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Villagers mourn dead in shooting spree, Muslim radicals suspected

March 15, 1997

EZBET DAWOUD, Egypt (AP) _ Muslim women in black robes moved from house to house in this tiny village Saturday, offering condolences to Christians and Muslims whose loved ones were gunned down, apparently by Islamic militants.

Neighborhoods are separated by religion here, but residents say there hasn’t been trouble between Christians and Muslims _ nothing that would explain why attackers slaughtered 13 people Thursday.

``We are all saddened by what happened on Thursday and we don’t understand why it happened to us,″ said Gaber Hamad, 27, a Muslim, ``Until Thursday, we were free of all terrorist attacks.″

Newspapers reported Saturday that two of the assailants were Muslim radicals wanted in connection with past attacks.

The attackers opened fire at people walking along the narrow dirt road outside the neighboring town of Bahgoura, 300 miles south of Cairo. Later, they attacked people inside buildings in Ezbet Dawoud, about 1 1/2 miles away.

A blood stain was still visible Saturday outside a shop in Ezbet Dawoud where a tailor, Gadullah Mansour Gabra, 50, was gunned down.

Nine of the 13 dead were Christians, making it the second deadly assault on minority Coptic Christians in southern Egypt in just over a month.

Police said the gunmen then fired on a train 12 miles south of the village, killing another woman and wounding six people. The opposition daily Al-Wafd said Saturday the slain woman had been pregnant.

The gunmen fled into sugar cane fields, but the government daily Al-Ahram reported villagers identified two attackers as Ali Attiya and Mahmoud el-Farshouty, both wanted in connection with past attacks by Muslim radicals. Another wanted militant, Anwar Hamed, helped plan the assault, it said.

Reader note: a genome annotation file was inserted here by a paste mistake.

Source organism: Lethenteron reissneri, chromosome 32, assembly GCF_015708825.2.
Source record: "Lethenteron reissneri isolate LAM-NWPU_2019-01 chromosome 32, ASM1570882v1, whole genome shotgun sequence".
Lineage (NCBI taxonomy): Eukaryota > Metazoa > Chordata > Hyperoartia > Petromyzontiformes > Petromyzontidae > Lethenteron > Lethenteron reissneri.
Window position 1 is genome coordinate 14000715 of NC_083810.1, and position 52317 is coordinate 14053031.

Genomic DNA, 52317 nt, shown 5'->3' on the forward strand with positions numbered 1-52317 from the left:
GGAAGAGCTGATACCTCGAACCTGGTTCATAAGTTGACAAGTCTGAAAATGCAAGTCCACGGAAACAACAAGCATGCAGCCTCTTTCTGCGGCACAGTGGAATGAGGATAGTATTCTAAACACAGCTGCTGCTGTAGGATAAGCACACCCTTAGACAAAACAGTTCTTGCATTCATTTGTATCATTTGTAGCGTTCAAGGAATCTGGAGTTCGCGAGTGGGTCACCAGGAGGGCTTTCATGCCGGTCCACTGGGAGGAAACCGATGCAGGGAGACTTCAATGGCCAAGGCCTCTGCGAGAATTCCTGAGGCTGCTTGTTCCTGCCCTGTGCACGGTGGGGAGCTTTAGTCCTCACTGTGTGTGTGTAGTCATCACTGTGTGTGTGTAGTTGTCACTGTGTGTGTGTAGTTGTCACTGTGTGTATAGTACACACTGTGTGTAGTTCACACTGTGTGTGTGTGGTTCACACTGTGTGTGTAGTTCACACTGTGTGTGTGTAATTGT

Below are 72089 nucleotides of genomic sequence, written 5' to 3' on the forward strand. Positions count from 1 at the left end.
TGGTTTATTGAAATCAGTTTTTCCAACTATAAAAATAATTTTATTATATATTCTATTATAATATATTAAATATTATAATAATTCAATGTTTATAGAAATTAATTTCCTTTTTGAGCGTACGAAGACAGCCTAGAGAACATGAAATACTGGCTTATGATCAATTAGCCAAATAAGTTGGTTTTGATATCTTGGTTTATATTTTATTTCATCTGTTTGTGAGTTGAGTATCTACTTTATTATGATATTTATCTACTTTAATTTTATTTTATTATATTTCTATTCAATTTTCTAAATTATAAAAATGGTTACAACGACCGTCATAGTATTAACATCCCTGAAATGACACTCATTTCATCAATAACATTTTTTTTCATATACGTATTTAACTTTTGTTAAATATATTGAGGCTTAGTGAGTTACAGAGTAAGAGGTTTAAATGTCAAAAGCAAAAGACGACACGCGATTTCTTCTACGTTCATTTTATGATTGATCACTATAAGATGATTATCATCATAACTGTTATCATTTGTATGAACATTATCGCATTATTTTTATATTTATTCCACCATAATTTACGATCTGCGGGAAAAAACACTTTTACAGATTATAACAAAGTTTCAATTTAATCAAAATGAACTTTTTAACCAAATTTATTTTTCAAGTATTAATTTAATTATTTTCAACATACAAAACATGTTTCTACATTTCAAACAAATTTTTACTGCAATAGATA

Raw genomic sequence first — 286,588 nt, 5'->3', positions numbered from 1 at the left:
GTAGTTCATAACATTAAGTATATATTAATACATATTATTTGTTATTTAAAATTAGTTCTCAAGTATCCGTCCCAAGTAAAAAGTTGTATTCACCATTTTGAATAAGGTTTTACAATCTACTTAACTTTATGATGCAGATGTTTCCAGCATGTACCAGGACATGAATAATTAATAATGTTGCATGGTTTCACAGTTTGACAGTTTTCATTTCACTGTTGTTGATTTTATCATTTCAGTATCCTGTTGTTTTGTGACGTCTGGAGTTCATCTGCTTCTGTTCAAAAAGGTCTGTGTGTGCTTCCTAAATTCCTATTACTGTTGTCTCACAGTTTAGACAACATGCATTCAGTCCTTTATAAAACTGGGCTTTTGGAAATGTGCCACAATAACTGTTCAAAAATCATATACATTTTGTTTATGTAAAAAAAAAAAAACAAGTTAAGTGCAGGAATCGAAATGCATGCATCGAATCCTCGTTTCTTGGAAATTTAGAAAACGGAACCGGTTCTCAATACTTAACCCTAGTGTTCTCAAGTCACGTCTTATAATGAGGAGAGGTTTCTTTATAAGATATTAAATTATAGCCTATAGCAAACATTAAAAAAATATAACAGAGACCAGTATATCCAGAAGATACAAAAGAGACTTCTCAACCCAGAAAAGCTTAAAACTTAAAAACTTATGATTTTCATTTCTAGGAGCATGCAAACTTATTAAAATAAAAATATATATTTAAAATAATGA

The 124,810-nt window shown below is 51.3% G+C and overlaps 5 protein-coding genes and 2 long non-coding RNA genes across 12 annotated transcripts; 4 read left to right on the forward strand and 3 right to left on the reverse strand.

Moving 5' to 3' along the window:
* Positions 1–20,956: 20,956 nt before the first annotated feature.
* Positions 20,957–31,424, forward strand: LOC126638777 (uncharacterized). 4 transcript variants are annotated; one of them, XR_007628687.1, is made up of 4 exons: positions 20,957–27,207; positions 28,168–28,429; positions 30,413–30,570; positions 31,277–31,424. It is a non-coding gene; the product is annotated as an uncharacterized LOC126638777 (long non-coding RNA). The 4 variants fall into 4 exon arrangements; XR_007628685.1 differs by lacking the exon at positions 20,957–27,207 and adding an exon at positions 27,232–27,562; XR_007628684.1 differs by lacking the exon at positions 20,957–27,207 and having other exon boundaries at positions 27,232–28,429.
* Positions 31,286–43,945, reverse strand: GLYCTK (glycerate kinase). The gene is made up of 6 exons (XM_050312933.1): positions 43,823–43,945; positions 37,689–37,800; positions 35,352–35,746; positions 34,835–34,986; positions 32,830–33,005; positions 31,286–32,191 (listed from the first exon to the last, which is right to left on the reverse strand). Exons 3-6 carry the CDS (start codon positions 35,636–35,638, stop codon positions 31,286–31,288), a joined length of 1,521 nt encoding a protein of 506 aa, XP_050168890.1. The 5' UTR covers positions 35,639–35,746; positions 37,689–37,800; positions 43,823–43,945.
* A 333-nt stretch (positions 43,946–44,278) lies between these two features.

Al-Gamaa al-Islamiya, the main radical group behind a five-year campaign of violence against the government, operates throughout southern Egypt, keeping hide outs in sugar cane fields and mountain caves.

More than 1,070 people have died in the campaign to turn Egypt into a strict Islamic state. The militants sometimes have attacked Christians or robbed Christian businesses to support their activities.

Last month in Minya province, 100 miles north along the Nile, attackers killed nine Copts in a church. Copts, whose sect is among the earliest in Christianity, make up about 10 percent of Egypt’s 63 million population.

About 10,000 people live in Bahgoura _ 60 percent to 70 percent of them Christians. Ezbet Dawoud _ about half Muslim and half Christian _ has only a few hundred houses, some little more than crude huts shared with animals.

Police armed with assault rifles guarded the road to Bahgoura on Saturday. Two banners with verses from the Koran, Islam’s holy book, were strung across streets to mourn the Muslim dead.

In nearby Nag Hamadi, Father Makari Ibrahim, a Coptic priest, said Thursday’s attack was aimed at inciting sectarian strife: ``I think their target was Copts. It just happened that Muslims got in the way.″

Father Ibrahim said he was satisfied the government was trying to protect the Copts from Muslim radicals, but said it was an impossible task.

``What do you expect the government to do for us,″ he asked, ``assign a policeman for every Copt?″

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